Doner is not a goner as kebabs stay on menu
The European Parliament has narrowly defeated plans to ban an additive that is considered key in the production of the popular doner kebab.
Needing to reach 376 to impose a ban on phosphates, the legislature fell three votes short.
The vote was 373-272 with 30 abstentions.
The decision had been hotly awaited by the doner kebab industry, which says it needs the phosphates to keep the frozen meat juicy, tender and tasty.
Others argued that the phosphates were a health risk for cardiovascular diseases.
"We saved your kebab. You're welcome," said the Christian Democrat EPP group, which argued for keeping the phosphates since, it claimed, there was no proof of negative health effects.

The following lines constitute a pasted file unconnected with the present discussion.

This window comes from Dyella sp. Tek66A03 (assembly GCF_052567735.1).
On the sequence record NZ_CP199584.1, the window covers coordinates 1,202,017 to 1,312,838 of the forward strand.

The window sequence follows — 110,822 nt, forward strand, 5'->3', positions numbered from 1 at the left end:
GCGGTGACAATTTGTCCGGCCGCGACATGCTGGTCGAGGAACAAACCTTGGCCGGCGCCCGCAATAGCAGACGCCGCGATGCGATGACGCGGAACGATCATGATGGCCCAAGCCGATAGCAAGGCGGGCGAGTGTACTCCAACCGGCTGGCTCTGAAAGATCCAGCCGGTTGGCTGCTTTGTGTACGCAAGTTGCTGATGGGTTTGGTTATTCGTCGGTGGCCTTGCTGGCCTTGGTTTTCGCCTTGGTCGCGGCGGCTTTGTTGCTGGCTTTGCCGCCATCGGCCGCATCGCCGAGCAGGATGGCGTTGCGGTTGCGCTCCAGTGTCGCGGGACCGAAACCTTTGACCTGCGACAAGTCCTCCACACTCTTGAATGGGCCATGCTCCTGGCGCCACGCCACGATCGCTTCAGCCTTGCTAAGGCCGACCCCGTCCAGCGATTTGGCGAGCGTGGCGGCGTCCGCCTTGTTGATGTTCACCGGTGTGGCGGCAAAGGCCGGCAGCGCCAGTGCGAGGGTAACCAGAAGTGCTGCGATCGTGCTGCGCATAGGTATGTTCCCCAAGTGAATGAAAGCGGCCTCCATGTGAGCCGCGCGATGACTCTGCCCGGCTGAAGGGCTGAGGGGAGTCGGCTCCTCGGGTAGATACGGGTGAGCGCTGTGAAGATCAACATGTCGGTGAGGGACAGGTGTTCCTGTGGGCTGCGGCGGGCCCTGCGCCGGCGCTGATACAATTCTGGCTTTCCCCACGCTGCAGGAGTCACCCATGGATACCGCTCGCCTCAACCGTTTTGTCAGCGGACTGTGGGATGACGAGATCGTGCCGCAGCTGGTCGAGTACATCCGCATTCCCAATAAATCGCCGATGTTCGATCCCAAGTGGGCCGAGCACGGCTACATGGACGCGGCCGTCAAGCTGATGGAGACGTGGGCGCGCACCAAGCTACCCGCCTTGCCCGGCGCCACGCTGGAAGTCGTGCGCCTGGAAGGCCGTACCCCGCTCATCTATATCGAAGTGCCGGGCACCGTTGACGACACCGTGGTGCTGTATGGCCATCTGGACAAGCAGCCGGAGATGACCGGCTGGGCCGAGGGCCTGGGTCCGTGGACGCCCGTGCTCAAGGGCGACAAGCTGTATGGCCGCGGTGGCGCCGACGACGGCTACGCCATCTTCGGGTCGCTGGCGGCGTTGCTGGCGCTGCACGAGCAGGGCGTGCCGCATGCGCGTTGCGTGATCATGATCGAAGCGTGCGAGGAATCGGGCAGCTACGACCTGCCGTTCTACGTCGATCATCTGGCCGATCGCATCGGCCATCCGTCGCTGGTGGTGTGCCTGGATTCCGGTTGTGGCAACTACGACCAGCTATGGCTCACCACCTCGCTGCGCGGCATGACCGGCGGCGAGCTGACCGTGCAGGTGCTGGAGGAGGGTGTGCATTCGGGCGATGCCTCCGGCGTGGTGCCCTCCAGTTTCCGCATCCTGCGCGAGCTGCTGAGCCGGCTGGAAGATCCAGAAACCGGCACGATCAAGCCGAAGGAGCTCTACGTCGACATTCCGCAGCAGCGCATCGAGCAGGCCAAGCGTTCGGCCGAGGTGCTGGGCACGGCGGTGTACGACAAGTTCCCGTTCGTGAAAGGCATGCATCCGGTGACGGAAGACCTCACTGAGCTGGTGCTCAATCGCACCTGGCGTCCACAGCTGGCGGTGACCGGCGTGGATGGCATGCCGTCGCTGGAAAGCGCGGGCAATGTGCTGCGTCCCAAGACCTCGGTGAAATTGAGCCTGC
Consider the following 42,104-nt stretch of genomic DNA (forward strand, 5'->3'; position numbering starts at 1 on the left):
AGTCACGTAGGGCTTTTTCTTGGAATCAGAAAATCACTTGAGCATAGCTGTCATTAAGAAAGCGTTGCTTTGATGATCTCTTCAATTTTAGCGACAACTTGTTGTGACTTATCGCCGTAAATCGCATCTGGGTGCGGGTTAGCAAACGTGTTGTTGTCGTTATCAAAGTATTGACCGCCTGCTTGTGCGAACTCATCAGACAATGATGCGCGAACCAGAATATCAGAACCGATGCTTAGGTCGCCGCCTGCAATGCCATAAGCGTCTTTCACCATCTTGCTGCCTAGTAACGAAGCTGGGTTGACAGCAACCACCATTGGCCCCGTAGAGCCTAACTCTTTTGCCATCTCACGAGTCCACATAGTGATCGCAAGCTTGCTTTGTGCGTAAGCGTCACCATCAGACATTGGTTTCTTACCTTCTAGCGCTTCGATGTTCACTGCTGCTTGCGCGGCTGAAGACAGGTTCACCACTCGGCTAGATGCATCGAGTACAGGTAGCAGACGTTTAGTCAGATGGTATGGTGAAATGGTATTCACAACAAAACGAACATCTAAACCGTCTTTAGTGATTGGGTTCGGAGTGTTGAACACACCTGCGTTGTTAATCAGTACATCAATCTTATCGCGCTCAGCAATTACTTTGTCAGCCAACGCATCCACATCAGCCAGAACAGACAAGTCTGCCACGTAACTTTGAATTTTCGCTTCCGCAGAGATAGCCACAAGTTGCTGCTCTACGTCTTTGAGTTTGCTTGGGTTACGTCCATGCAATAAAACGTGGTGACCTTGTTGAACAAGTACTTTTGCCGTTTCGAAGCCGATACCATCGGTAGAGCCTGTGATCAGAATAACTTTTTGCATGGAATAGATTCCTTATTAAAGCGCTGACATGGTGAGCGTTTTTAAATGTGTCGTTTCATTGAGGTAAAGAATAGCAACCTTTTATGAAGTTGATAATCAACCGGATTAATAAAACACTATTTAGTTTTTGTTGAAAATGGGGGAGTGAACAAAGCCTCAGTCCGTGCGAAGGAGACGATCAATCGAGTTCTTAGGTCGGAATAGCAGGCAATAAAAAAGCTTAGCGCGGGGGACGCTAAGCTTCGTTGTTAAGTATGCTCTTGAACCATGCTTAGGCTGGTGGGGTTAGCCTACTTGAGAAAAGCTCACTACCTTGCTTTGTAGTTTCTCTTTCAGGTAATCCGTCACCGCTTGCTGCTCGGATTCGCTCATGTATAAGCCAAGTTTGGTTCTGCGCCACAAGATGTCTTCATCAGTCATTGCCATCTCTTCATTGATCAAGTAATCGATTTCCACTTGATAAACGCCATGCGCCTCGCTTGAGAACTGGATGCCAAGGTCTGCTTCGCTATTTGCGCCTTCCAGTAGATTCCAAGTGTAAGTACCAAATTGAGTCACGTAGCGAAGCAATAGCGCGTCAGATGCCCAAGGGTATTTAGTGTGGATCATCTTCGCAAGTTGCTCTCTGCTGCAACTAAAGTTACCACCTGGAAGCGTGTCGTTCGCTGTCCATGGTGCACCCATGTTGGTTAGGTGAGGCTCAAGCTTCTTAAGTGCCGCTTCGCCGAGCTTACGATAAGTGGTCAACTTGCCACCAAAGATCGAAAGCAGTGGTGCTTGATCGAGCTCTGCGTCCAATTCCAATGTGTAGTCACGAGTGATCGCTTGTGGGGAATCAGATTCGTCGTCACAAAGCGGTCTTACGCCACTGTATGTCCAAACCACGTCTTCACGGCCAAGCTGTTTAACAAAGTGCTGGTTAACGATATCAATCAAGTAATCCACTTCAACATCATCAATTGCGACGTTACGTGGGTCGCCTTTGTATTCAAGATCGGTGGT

The Socialists and Greens led the arguments for the ban on health grounds.
"This is a sad day for consumer rights, which have been trampled on," said Greens EU legislator Bart Staes.
The vote had been seen by some as a battle to save the kebab from EU encroachment.
Still, even if phosphates had been banned, the industry would have been forced only to look for alternatives, not forced to stop producing a fast food that is as popular in some European cities as the hamburger is in the United States.